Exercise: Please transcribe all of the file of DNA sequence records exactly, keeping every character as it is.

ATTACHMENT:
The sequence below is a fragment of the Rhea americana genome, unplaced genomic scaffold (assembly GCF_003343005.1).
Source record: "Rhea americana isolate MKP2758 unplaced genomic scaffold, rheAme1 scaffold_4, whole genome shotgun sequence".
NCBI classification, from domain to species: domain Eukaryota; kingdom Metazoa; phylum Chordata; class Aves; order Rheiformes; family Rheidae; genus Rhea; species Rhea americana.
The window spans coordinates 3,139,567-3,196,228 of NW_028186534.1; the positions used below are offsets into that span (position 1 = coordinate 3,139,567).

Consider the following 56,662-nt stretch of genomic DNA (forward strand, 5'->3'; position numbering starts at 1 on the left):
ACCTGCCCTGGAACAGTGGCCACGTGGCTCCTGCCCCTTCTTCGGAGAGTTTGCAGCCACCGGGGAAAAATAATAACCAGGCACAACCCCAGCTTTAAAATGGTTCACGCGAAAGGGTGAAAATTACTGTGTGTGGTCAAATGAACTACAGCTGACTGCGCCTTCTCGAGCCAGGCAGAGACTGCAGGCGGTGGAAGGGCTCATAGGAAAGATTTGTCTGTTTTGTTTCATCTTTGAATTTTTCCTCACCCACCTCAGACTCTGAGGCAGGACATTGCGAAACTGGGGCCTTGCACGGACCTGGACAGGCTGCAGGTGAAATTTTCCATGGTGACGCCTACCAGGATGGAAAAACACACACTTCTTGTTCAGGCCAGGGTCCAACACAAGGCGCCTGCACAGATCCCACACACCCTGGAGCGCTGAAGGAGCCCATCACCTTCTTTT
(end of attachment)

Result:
The sequence below is a fragment of the Rhea americana genome, unplaced genomic scaffold (assembly GCF_003343005.1).
Source record: "Rhea americana isolate MKP2758 unplaced genomic scaffold, rheAme1 scaffold_4, whole genome shotgun sequence".
NCBI classification, from domain to species: domain Eukaryota; kingdom Metazoa; phylum Chordata; class Aves; order Rheiformes; family Rheidae; genus Rhea; species Rhea americana.
The window spans coordinates 3,139,567-3,196,228 of NW_028186534.1; the positions used below are offsets into that span (position 1 = coordinate 3,139,567).

Consider the following 56,662-nt stretch of genomic DNA (forward strand, 5'->3'; position numbering starts at 1 on the left):
ACCTGCCCTGGAACAGTGGCCACGTGGCTCCTGCCCCTTCTTCGGAGAGTTTGCAGCCACCGGGGAAAAATAATAACCAGGCACAACCCCAGCTTTAAAATGGTTCACGCGAAAGGGTGAAAATTACTGTGTGTGGTCAAATGAACTACAGCTGACTGCGCCTTCTCGAGCCAGGCAGAGACTGCAGGCGGTGGAAGGGCTCATAGGAAAGATTTGTCTGTTTTGTTTCATCTTTGAATTTTTCCTCACCCACCTCAGACTCTGAGGCAGGACATTGCGAAACTGGGGCCTTGCACGGACCTGGACAGGCTGCAGGTGAAATTTTCCATGGTGACGCCTACCAGGATGGAAAAACACACACTTCTTGTTCAGGCCAGGGTCCAACACAAGGCGCCTGCACAGATCCCACACACCCTGGAGCGCTGAAGGAGCCCATCACCTTCTTTT